On January 21, 1962, Violet Finck, mother of Keeper Charles Finck on East Ironbound Island, noticed that the light on Pearl Island was out and asked her son to go investigate. Charles took along a couple of others, and when they entered the lighthouse on Pearl Island, they found a partly eaten meal on the table, but there was not sign of Albert Pearl. The body of Albert Pearl was never found, and his disappearance remains a mystery.

David Barkhouse was assigned to replace Albert Pearl. Jean Barkhouse wasnít too excited about life on Pearl Island, and she waited until school was out before moving their three kids out to the island in the summer of 1962. During a hurricane, the Barkhouse children sat glued to the ocean-facing windows watching mountainous waves crash onto the island and send water swirling around the lighthouse. Jean was pregnant at the time and tried to bake bread to distract her from the battering the house was taking. It didnít work. She finally retreated upstairs to lie down and escape her childrenís excitement.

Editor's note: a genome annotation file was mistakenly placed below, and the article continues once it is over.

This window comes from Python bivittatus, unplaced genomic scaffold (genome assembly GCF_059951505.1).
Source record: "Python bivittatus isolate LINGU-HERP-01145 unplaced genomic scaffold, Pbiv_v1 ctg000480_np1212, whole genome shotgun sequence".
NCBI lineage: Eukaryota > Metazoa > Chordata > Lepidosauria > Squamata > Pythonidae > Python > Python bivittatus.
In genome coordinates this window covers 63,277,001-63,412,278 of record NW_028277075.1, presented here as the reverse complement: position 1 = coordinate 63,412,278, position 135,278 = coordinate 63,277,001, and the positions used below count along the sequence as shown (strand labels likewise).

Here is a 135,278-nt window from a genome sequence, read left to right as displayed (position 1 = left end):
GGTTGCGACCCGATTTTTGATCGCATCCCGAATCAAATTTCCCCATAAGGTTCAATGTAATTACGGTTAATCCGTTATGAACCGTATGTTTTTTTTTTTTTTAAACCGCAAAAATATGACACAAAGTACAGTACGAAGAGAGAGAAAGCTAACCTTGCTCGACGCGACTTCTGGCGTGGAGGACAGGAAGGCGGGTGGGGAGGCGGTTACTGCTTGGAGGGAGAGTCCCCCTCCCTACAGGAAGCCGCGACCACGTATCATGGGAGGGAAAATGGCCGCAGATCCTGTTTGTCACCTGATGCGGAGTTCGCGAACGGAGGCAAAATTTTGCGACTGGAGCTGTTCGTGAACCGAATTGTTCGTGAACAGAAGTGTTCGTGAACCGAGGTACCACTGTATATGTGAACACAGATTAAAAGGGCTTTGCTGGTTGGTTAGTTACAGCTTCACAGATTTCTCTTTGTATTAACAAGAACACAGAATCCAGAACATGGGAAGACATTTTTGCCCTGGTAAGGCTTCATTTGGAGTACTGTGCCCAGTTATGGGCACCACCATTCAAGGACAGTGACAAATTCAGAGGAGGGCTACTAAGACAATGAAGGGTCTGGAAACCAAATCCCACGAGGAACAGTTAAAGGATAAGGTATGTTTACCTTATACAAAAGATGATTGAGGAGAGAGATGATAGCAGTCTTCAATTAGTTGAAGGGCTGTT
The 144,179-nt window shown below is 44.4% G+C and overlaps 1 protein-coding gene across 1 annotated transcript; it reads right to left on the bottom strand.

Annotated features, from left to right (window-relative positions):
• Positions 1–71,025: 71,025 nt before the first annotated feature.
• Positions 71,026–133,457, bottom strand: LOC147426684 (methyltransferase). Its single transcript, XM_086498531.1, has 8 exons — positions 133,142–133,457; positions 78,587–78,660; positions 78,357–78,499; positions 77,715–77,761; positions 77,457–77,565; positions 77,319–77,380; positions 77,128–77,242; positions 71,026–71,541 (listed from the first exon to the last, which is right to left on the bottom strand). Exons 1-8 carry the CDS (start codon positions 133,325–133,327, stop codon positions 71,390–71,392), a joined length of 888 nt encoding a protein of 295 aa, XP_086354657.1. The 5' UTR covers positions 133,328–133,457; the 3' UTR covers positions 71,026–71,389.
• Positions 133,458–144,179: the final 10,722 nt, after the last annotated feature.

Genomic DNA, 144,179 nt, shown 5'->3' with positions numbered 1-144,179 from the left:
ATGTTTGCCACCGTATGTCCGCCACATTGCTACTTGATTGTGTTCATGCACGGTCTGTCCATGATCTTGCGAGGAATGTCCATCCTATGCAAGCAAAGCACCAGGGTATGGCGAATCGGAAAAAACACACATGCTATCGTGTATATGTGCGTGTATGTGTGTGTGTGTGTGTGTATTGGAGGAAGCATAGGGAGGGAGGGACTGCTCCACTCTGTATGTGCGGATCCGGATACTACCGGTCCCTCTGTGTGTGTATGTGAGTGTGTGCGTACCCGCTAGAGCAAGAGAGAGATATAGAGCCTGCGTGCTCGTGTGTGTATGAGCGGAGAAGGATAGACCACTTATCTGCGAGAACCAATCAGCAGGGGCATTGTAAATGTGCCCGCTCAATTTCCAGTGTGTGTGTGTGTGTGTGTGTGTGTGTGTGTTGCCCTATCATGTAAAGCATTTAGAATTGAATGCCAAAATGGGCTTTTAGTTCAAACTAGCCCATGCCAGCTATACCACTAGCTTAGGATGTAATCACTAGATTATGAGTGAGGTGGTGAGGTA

Dave was soon transferred to Georges Island in Halifax Harbour, and in November 1963 the light on Pear Island became unwatched.

In 1973, J.L. Nichols Contracting of Bedford was hired to demolish all structures on Pearl Island and build the current tower. This square, steel-framed, tower is elven feet square, thirty feet tall, and clad in aluminum siding. A solar-powered light is displayed from the flat-topped tower.

Head Keepers: Albert Pearl (1873 Ė 1908), Mather B. Pearl (1908 Ė 1941), Albert Pearl (1941 Ė 1962), David Barkhouse (1962 Ė 1963).

References

  1. Annual Report of the Department of Marine and Fisheries, various years.
  2. Lighthouse Legacies: Stories of Nova Scotiaís Lightkeeping Families, Chris Mills, 2006.
  3. Lighthouses & Lights of Nova Scotia, E.H. Rip Irwin, 2003.